The implications would still be problematic for Cnooc. International production accounts for around 40% of the company’s production and investment, so any decision to restrict US companies or persons from doing business with the NOC would seriously damage the viability of such operations. American oilfield service providers such as Schlumberger, Halliburton and Baker Hughes would be barred from working with Cnooc for critical oilfield services, making it totally dependent on its less-competent COSL subsidiary.
Partnerships between Cnooc and US companies – such as the successful team-up with ExxonMobil in Guyana – would cease to be functional without an exemption. This would effectively shut Cnooc out of many international joint ventures where having a China partner would be problematic.
The clearest analogue to such a move for Cnooc would National Iranian Oil Company (NIOC) after US sanctions last year effectively put the company’s international projects with western partners on hold. US companies or persons cannot have direct dealings with Iranian companies without special dispensation from the US Office for Foreign Asset Control (Ofac) – a restriction that has affected American and other energy companies, service industry, equipment makers and financial institutions.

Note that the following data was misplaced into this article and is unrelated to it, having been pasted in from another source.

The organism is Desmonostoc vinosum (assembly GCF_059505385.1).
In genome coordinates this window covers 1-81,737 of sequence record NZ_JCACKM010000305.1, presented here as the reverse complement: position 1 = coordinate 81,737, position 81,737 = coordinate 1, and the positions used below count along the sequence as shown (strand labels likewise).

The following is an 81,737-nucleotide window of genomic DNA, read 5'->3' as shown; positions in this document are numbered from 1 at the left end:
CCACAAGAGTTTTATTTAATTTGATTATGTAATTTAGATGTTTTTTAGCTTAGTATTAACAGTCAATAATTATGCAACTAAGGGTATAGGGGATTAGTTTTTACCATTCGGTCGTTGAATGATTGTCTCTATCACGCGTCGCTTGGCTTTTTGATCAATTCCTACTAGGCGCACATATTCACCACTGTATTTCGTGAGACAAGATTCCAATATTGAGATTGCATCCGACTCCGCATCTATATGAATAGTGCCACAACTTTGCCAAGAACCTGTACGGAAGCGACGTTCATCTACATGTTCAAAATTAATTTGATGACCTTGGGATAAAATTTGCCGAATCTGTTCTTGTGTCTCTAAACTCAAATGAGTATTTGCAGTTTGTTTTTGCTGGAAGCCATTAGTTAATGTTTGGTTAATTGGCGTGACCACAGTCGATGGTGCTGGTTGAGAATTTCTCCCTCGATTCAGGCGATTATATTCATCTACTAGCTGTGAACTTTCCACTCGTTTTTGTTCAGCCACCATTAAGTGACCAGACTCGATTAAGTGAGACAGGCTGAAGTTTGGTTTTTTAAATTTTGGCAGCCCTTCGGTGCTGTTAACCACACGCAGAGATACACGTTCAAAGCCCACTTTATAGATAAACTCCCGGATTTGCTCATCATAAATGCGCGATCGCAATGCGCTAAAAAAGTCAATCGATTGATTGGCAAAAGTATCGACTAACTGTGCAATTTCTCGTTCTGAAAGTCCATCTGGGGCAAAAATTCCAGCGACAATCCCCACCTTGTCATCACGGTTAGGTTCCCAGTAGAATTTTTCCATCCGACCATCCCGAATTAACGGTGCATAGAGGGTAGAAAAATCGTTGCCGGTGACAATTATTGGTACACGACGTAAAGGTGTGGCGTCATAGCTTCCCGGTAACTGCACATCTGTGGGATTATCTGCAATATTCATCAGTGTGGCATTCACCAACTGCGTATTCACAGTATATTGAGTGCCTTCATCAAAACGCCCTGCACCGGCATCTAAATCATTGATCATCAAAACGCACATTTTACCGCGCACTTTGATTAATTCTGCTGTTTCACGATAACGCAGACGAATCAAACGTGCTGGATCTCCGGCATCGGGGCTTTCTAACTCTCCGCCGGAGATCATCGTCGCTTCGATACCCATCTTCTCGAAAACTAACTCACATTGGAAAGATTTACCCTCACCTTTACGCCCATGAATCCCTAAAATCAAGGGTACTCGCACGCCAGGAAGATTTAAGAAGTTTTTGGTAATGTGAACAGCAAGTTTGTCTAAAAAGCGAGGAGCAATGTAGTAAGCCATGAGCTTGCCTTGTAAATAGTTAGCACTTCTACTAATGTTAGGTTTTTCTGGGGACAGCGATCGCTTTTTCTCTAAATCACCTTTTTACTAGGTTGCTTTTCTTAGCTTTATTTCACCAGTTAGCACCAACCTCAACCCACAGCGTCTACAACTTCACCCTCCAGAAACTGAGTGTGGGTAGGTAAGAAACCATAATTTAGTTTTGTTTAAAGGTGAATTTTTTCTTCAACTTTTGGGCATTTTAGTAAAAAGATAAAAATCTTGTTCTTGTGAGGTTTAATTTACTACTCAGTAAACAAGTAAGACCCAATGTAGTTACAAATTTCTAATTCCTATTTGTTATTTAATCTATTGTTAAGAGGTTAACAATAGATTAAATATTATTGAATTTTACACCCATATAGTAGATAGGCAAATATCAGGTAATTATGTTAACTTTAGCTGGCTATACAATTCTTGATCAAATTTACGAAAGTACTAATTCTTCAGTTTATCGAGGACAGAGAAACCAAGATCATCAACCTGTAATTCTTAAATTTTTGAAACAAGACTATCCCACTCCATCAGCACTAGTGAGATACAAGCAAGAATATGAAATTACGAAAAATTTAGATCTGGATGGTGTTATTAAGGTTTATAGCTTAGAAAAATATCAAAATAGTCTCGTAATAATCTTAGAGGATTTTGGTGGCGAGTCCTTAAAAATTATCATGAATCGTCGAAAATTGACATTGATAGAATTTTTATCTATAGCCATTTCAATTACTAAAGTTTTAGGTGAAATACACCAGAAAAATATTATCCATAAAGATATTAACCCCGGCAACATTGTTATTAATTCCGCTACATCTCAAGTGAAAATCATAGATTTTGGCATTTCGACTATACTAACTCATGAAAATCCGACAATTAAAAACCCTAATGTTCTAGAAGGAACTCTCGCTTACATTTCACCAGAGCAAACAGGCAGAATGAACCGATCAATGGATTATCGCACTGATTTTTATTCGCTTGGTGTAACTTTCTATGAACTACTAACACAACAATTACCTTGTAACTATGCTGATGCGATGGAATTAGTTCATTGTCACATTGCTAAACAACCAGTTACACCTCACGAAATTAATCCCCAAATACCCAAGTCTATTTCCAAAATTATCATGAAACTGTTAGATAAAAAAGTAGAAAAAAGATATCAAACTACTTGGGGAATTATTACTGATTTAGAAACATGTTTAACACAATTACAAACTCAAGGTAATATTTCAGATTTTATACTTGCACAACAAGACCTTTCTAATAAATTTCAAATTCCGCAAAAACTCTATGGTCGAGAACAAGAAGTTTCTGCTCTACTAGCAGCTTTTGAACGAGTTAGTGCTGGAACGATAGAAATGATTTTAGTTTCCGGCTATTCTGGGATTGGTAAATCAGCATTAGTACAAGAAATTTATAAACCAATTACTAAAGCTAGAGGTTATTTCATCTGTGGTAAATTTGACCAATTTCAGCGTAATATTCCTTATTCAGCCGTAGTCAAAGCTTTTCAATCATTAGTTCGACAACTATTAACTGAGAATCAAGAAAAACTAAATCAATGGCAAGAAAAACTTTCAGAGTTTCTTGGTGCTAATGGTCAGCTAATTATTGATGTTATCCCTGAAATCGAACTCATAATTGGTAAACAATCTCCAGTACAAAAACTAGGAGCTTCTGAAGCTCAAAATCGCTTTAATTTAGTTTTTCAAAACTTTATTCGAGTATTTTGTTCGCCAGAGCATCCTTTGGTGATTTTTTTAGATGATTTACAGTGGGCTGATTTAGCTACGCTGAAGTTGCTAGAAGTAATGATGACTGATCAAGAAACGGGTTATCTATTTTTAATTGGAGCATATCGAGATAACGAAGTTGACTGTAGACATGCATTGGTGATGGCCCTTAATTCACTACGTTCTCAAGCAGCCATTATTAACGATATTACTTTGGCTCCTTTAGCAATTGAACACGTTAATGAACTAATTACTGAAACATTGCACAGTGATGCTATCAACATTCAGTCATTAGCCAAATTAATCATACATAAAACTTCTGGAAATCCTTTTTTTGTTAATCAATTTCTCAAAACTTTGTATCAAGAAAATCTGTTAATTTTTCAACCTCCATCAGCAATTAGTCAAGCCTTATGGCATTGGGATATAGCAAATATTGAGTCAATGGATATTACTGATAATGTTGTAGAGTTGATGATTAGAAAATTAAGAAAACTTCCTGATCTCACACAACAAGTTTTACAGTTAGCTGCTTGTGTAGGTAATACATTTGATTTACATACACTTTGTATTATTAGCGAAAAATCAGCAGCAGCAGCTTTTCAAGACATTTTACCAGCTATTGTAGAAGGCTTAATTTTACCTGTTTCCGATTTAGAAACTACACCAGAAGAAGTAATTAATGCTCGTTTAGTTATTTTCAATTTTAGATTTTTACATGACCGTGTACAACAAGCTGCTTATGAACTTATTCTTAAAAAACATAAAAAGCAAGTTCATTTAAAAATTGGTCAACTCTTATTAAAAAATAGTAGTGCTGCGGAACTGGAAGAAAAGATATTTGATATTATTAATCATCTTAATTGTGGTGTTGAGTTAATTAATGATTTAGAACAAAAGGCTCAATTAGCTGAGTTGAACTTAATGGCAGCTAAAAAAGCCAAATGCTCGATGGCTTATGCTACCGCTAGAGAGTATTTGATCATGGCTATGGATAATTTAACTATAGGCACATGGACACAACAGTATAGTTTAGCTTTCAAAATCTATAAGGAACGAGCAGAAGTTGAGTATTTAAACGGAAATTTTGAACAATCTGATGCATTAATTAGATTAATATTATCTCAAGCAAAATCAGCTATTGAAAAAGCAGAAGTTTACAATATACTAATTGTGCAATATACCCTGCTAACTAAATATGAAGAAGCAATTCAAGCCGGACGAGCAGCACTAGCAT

Sanctions have disrupted NIOC’s operations for the past decade. One example of this was at the Rhum offshore gas field in the UK North Sea that is 50% owned by NIOC. The field first started producing in 2005, but had to be shut from 2010 to 2014 as production at the time could have violated US/EU sanctions on Iran. The current sanctions waiver – which has to be renewed annually by Ofac – entails placing Iranian revenues in an escrow account.